This article by Bennett Gardner was originally published at CoinCentral.com on July 9, 2018. It is being republished here with the publisher’s permission through syndication.
[Editor’s note: This article was updated on 7.9.2018 to reflect updates on the project.]
What is Bitcoin Gold?
Only a few months after the Bitcoin Cash hard fork, the Bitcoin blockchain experienced another community-driven hard fork known as Bitcoin Gold (BTG).
Bitcoin Gold hopes to change the paradigm around mining on the Bitcoin blockchain. According to the founders, the Bitcoin blockchain has become too centralized. Large companies with huge banks of mining computers now mine the vast majority of Bitcoin. For the founders of Bitcoin Gold, having large companies control the Bitcoin network defeats the purpose of a decentralized ledger and peer-to-peer currencies.
In response, they’ve initialized the Bitcoin Gold project. It’s an alternate fork of the Bitcoin blockchain that implements changes that make mining more equitable. The goal of Bitcoin Gold is to create a network where anyone can become a miner with only basic hardware. As a result, Bitcoin Gold mining would be spread among many miners, instead of a few large companies.
In this guide, we cover all things Bitcoin Gold such as:
- Decentralizing the Bitcoin Blockchain
- SHA-256 vs Equihash
- Who Received Bitcoin Gold?
- How to Mine Bitcoin Gold
- When Did It Go Live?
- Is Bitcoin Gold a Competitor to Bitcoin?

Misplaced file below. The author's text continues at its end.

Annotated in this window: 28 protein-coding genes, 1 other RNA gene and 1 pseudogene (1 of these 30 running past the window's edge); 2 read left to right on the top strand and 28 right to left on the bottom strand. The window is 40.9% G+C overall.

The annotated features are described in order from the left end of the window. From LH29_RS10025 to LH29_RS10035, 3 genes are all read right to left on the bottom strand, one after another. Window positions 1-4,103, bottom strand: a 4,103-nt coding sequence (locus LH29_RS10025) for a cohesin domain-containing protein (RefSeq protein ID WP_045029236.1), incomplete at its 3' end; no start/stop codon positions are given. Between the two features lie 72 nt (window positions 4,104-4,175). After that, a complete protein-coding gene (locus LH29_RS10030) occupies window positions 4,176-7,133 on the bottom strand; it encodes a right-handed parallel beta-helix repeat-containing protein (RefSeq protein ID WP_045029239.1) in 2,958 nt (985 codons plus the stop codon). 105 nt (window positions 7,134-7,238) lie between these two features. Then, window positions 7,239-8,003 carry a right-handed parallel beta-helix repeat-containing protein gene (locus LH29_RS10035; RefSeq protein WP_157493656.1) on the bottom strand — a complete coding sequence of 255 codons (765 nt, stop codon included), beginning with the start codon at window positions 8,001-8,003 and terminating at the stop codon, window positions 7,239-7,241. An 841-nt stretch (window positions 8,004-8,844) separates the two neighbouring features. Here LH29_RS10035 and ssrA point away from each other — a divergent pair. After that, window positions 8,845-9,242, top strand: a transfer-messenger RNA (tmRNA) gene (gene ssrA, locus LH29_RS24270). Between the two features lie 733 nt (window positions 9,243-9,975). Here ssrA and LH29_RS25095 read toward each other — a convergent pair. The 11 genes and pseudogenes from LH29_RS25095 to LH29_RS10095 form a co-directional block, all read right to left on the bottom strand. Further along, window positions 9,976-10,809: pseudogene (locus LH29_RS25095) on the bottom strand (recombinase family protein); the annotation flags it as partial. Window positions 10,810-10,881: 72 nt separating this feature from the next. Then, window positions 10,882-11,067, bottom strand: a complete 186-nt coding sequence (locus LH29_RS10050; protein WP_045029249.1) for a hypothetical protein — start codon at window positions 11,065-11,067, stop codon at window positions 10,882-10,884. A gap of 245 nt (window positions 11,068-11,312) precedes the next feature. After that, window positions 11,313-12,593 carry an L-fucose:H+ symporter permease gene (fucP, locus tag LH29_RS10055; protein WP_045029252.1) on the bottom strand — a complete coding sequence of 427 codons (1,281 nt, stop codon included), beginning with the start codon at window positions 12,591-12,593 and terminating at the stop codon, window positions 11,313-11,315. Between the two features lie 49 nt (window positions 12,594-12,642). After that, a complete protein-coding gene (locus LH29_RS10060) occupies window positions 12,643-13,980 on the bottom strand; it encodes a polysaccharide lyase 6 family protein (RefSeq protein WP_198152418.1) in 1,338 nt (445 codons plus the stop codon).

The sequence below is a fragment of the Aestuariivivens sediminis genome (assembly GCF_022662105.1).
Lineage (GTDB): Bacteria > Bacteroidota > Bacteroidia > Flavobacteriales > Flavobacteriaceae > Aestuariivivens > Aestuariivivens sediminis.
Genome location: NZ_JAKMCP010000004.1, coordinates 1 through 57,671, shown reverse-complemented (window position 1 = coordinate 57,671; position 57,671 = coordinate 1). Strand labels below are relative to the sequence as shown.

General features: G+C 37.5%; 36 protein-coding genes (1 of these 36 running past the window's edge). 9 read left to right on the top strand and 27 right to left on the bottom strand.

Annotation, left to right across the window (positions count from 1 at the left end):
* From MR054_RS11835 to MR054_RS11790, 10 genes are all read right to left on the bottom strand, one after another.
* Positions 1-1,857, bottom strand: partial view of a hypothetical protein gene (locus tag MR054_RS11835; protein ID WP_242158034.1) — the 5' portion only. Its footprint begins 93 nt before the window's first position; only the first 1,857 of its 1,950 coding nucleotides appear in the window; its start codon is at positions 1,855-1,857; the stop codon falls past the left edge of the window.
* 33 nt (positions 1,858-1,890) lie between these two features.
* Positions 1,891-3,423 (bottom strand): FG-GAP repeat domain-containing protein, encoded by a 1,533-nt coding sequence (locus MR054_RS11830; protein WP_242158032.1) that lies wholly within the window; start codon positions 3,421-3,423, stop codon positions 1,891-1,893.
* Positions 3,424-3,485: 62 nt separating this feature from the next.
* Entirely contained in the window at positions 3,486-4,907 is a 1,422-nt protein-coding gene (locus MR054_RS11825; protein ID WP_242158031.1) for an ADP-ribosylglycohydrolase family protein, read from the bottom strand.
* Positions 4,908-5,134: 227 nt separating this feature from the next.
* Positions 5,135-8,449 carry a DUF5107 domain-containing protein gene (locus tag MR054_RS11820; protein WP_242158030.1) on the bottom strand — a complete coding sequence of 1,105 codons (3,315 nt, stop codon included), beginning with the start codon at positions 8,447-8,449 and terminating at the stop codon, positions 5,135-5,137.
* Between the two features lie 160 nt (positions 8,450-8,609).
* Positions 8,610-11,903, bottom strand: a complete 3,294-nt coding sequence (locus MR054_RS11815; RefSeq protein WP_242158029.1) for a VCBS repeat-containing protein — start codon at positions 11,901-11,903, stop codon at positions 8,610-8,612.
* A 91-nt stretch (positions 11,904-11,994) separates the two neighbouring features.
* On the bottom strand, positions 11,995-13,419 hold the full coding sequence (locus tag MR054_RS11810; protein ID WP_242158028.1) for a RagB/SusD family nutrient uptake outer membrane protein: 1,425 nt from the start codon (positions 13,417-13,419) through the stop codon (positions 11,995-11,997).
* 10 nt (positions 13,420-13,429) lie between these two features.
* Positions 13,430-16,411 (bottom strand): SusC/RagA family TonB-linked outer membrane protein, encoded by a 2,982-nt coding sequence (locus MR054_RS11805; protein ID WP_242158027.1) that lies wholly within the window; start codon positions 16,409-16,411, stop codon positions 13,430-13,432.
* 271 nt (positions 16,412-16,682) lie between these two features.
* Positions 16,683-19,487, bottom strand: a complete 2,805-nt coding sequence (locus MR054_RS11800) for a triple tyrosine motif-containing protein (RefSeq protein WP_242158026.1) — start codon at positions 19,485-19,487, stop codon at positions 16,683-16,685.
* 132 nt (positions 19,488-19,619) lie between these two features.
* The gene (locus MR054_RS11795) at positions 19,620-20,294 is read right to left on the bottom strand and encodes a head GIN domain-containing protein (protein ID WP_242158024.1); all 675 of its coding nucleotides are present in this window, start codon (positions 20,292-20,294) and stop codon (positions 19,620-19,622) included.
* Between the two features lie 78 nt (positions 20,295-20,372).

- Bitcoin Gold vs Bitcoin, Bitcoin Cash, & SegWit2x
- Replay Protection After a Fork
- What People are Saying About Bitcoin Gold
Decentralizing the Bitcoin Blockchain
In the very early days of Bitcoin, ordinary computers verified and completed the proof of work needed to power the Bitcoin blockchain. However, the past several years have seen rapid development in the hardware used to mine Bitcoin.
What started as normal computers on the original Bitcoin network soon graduated to specialized rigs with graphics processing units (GPUs) installed to hash the proof of work faster.
Today, the hardware has advanced even further. Application-specific integrated circuits (ASICs) now perform nearly all of the mining on the Bitcoin blockchain. These are devices built specifically for Bitcoin mining that are 1,000,000 times better at mining than your home computer. Buying, installing, and running ASICs has a high startup cost, making it difficult for the average user to get involved.
[Editor’s note: The more expensive mining becomes, the fewer people can actually do it. This means that the mining network becomes that much more centralized. The argument Bitcoin Gold wants to make is to make mining Bitcoin something everyone can do, therefore keeping the mining as decentralized as possible.]